IOWA CITY —
Which animals are the most likely to harbor zoonotic pathogens?
For reasons that are not currently understood, bats are able to be infected with a huge variety of viruses. They pass these viruses to other animal species via bites or guano. The classic bat-origin virus is rabies, but bats have also been implicated as possible reservoir species for the Ebola and Marburg viruses, Nipah, Hendra and others. Even influenza has recently been found in bats. Bats also appear to be the reservoir for the SARS coronavirus, which surfaced in 2002 in Asia. SARS eventually infected more than 8,000 individuals around the world and killed almost 800 of them between November 2002 and July 2003, spreading to at least 37 countries. A new SARS-related virus has recently surfaced in Saudi Arabia, and speculation is that it's also from bats.
Other Wild Animals
While bats appear to be responsible for a disproportionate amount of novel pathogens, every animal species carries its own unique microbiota — the collection of microbes that live on and in an animal's body. Some of those can also spread to humans. As mentioned above, birds can spread many different types of influenza viruses. In fact, wild waterfowl serve as the ultimate reservoir for all known types of influenza viruses. Birds also can transmit a number of encephalitis viruses, such as West Nile. Because many migrate long distances, birds may be particularly efficient at introducing pathogens into new areas.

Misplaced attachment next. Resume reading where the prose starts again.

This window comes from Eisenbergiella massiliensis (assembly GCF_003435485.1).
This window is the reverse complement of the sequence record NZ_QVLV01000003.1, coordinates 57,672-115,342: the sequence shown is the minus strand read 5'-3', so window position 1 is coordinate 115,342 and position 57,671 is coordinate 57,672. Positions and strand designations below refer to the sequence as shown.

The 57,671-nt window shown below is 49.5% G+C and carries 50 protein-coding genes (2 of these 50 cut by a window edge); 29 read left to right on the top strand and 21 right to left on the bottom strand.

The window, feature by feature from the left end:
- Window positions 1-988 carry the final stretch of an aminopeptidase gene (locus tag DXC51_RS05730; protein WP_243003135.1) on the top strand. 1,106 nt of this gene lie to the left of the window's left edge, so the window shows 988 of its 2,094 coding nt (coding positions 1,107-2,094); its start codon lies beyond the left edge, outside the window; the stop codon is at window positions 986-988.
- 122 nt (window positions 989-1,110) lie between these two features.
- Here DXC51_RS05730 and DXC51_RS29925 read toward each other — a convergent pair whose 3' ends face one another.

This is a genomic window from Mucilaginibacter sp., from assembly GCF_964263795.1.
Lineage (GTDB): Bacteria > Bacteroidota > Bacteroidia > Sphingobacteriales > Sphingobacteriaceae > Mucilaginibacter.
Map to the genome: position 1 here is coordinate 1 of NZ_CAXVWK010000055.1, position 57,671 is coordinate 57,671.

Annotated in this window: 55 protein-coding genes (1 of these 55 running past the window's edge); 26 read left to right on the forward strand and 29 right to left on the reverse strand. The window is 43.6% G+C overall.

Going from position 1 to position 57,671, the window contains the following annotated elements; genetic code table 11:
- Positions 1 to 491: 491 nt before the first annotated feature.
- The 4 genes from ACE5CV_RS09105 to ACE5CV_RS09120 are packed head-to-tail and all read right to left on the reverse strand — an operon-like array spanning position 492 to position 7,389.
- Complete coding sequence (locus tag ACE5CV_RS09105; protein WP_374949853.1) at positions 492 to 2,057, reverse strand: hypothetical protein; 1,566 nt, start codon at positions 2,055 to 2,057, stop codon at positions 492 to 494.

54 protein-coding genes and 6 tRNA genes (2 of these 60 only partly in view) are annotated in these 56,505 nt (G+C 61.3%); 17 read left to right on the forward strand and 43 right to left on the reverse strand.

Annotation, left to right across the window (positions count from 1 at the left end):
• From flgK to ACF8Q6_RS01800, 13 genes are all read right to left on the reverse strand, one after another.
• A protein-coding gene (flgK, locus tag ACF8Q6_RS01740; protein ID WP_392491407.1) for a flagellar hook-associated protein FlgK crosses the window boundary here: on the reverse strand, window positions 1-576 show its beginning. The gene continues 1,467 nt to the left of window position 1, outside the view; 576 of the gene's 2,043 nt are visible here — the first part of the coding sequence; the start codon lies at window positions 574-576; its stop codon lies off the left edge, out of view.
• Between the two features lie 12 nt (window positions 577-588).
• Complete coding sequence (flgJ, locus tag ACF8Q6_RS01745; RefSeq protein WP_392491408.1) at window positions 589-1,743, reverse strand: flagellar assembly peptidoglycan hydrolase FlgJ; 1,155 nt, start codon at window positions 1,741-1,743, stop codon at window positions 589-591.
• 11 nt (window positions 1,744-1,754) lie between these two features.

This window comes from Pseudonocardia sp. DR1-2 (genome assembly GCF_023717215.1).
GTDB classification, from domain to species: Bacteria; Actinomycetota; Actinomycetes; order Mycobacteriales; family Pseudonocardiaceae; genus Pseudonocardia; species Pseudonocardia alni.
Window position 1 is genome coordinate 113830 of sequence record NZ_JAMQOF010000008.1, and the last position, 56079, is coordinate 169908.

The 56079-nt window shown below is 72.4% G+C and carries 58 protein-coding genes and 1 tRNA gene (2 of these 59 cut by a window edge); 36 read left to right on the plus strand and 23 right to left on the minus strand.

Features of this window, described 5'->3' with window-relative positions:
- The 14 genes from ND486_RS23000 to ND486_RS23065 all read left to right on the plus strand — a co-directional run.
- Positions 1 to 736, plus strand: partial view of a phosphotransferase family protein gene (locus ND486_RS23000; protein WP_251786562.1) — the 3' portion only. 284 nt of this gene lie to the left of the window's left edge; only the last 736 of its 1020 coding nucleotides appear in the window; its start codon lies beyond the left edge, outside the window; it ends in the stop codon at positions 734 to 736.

Primates also harbor a number of pathogens that have crossed over into human populations, often an easy jump since we are so closely related. HIV is the result of multiple species jumps from nonhuman primates into human populations, likely due to butchering of infected animals. Research carried out by Nathan Wolfe and others has shown that bushmeat hunters in Africa are still being infected with viruses from our primate relatives.